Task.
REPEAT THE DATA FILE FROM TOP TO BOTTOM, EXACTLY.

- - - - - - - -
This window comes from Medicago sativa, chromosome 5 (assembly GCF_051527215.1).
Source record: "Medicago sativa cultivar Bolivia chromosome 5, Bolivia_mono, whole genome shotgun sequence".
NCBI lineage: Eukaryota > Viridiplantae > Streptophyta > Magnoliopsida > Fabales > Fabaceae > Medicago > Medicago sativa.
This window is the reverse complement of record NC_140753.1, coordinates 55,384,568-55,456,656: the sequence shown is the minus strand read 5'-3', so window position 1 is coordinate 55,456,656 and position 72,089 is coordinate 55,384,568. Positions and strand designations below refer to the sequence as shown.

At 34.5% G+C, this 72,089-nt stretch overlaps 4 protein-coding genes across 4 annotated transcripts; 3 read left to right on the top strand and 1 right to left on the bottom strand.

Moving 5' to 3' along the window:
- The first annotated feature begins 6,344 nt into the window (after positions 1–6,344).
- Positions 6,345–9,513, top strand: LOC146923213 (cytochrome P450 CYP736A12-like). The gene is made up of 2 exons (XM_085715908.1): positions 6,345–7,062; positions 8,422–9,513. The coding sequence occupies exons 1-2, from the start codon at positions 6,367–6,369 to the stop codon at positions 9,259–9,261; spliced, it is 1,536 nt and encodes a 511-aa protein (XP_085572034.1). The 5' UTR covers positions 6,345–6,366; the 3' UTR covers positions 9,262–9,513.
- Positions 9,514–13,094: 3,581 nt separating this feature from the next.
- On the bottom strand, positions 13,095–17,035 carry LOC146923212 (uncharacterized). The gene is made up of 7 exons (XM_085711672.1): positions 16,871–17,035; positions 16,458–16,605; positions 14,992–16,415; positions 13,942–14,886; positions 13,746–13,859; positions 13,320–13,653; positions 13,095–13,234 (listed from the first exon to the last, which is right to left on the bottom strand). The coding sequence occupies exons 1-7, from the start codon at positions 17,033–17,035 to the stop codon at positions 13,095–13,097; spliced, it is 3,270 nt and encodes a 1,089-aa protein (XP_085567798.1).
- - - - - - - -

This window comes from Medicago sativa, chromosome 5 (assembly GCF_051527215.1).
Source record: "Medicago sativa cultivar Bolivia chromosome 5, Bolivia_mono, whole genome shotgun sequence".
NCBI lineage: Eukaryota > Viridiplantae > Streptophyta > Magnoliopsida > Fabales > Fabaceae > Medicago > Medicago sativa.
This window is the reverse complement of record NC_140753.1, coordinates 55,384,568-55,456,656: the sequence shown is the minus strand read 5'-3', so window position 1 is coordinate 55,456,656 and position 72,089 is coordinate 55,384,568. Positions and strand designations below refer to the sequence as shown.

At 34.5% G+C, this 72,089-nt stretch overlaps 4 protein-coding genes across 4 annotated transcripts; 3 read left to right on the top strand and 1 right to left on the bottom strand.

Moving 5' to 3' along the window:
- The first annotated feature begins 6,344 nt into the window (after positions 1–6,344).
- Positions 6,345–9,513, top strand: LOC146923213 (cytochrome P450 CYP736A12-like). The gene is made up of 2 exons (XM_085715908.1): positions 6,345–7,062; positions 8,422–9,513. The coding sequence occupies exons 1-2, from the start codon at positions 6,367–6,369 to the stop codon at positions 9,259–9,261; spliced, it is 1,536 nt and encodes a 511-aa protein (XP_085572034.1). The 5' UTR covers positions 6,345–6,366; the 3' UTR covers positions 9,262–9,513.
- Positions 9,514–13,094: 3,581 nt separating this feature from the next.
- On the bottom strand, positions 13,095–17,035 carry LOC146923212 (uncharacterized). The gene is made up of 7 exons (XM_085711672.1): positions 16,871–17,035; positions 16,458–16,605; positions 14,992–16,415; positions 13,942–14,886; positions 13,746–13,859; positions 13,320–13,653; positions 13,095–13,234 (listed from the first exon to the last, which is right to left on the bottom strand). The coding sequence occupies exons 1-7, from the start codon at positions 17,033–17,035 to the stop codon at positions 13,095–13,097; spliced, it is 3,270 nt and encodes a 1,089-aa protein (XP_085567798.1).